The first explanation is that it just doesn’t work. What pushes down realization rates in the first place is the high cost of legal action. When you attempt to increase rates to offset losses, what you're doing is creating a vicious circle that pushes clients further away. Clients will slash your bills anyway and see your firm as uncompetitive. It’s an unsustainable paradigm.
In the Georgetown study, while many of the law firms that responded to the survey had raised their hourly rates, “clients continued to push back on rate increases, keeping pressure on the realization rates that firms were able to achieve”.
The second explanation is that clients expect “reasonable” fees. In order to help shape what a “reasonable" fee is, Rule 1.5 of the ABA Model Rules of Professional Conduct provides guidelines in the form of eight factors:
- The time and labor required for the matter, the novelty and difficulty of the questions involved, and the skill necessary to handle the matter properly.
- The likelihood, if apparent to the client, that taking on this matter will preclude other employment by the lawyer.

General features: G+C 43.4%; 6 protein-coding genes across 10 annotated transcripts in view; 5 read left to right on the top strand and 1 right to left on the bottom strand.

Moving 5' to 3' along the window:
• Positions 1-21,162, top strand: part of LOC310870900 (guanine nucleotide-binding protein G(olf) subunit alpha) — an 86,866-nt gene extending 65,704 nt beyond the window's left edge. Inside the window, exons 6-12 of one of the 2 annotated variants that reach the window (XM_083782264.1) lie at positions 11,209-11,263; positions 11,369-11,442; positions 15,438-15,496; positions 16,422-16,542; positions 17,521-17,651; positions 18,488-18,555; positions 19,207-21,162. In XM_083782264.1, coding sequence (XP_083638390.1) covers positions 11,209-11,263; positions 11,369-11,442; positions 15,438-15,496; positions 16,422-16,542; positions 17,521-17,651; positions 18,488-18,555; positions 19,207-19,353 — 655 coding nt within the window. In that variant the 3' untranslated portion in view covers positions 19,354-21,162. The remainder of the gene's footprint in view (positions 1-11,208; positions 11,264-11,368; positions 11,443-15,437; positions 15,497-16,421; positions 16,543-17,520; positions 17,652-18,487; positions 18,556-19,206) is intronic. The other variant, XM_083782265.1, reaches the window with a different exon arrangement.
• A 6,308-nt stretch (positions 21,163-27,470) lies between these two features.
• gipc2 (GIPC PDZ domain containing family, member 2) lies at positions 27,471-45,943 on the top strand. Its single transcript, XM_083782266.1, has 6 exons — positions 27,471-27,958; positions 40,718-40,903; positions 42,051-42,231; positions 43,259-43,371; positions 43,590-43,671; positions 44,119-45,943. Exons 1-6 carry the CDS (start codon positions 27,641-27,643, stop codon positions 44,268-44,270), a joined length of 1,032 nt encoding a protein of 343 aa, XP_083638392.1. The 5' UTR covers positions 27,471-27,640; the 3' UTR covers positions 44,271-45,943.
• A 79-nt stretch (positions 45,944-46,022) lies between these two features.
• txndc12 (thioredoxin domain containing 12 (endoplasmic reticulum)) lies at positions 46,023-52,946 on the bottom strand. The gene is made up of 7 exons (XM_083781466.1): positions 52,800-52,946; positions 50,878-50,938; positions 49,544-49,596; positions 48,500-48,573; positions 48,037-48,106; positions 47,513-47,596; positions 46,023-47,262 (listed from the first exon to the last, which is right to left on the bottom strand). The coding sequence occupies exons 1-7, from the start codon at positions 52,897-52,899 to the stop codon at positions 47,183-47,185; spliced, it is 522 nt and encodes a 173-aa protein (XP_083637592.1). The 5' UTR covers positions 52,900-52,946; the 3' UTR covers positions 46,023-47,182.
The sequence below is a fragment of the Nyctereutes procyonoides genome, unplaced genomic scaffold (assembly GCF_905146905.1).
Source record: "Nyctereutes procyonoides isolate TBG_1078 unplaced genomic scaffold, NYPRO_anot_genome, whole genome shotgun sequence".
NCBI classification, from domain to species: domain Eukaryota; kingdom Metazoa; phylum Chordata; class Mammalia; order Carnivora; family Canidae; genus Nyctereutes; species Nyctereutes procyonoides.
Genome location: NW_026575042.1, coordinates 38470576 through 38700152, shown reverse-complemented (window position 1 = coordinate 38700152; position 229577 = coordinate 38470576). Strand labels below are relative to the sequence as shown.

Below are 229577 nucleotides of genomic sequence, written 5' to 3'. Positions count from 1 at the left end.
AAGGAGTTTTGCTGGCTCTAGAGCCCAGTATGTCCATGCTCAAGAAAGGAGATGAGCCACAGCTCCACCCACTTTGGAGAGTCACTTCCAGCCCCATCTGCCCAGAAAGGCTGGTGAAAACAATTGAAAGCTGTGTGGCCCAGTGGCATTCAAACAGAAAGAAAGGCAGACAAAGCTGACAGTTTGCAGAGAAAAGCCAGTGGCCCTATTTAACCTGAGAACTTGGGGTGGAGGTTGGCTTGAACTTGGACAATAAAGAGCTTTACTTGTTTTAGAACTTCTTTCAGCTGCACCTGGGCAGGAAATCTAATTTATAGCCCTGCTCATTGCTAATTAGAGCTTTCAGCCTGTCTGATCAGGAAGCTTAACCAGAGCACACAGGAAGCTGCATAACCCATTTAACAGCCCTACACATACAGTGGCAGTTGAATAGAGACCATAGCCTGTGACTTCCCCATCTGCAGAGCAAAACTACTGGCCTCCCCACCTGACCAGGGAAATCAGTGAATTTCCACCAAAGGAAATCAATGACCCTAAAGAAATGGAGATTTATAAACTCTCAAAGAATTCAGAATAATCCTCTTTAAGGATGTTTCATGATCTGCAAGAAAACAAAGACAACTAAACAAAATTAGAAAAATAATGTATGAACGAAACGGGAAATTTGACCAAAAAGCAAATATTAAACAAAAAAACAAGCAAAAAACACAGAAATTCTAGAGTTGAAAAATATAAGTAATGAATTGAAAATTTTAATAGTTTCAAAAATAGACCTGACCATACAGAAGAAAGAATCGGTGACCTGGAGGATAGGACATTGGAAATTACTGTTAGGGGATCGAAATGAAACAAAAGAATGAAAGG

- The fee customarily charged in the locality for similar legal services.
- The amount involved and the results obtained.
- Time limitations imposed by the client or by the circumstances of the case.
- The nature and length of the professional relationship with the client.
- The lawyer’s experience, reputation, and ability.
- Whether the fee is fixed or contingent.
Additionally, the followingfive tips are suggested through the American Bar Association to improve timekeeping efforts without straying from the bounds of reasonableness:
- Be descriptive
- Avoid block billing
- Proofread time entries
- Track and enter your time daily
- Record all your time
Recording Time Efficiently and Reliably
The life-blood of law firm revenue is time billed on legal tasks. If not recorded, billed, and collectedcorrectly and effectively, law firms waste money.
According to the Clio Legal Trends Survey, the average lawyer devotes just 2.4 hours to billable work every day, despite working 50 hours per week.
Existing legal billing software applications designed to both streamline and automate the legal billing process by using artificial intelligence (AI) and machine learning greatly mitigate this issue.
In addition, most of these billing applications have mobile options since these applications work digitally. This feature enables lawyers to record time or even outright charge customers from wherever the lawyers have internet access.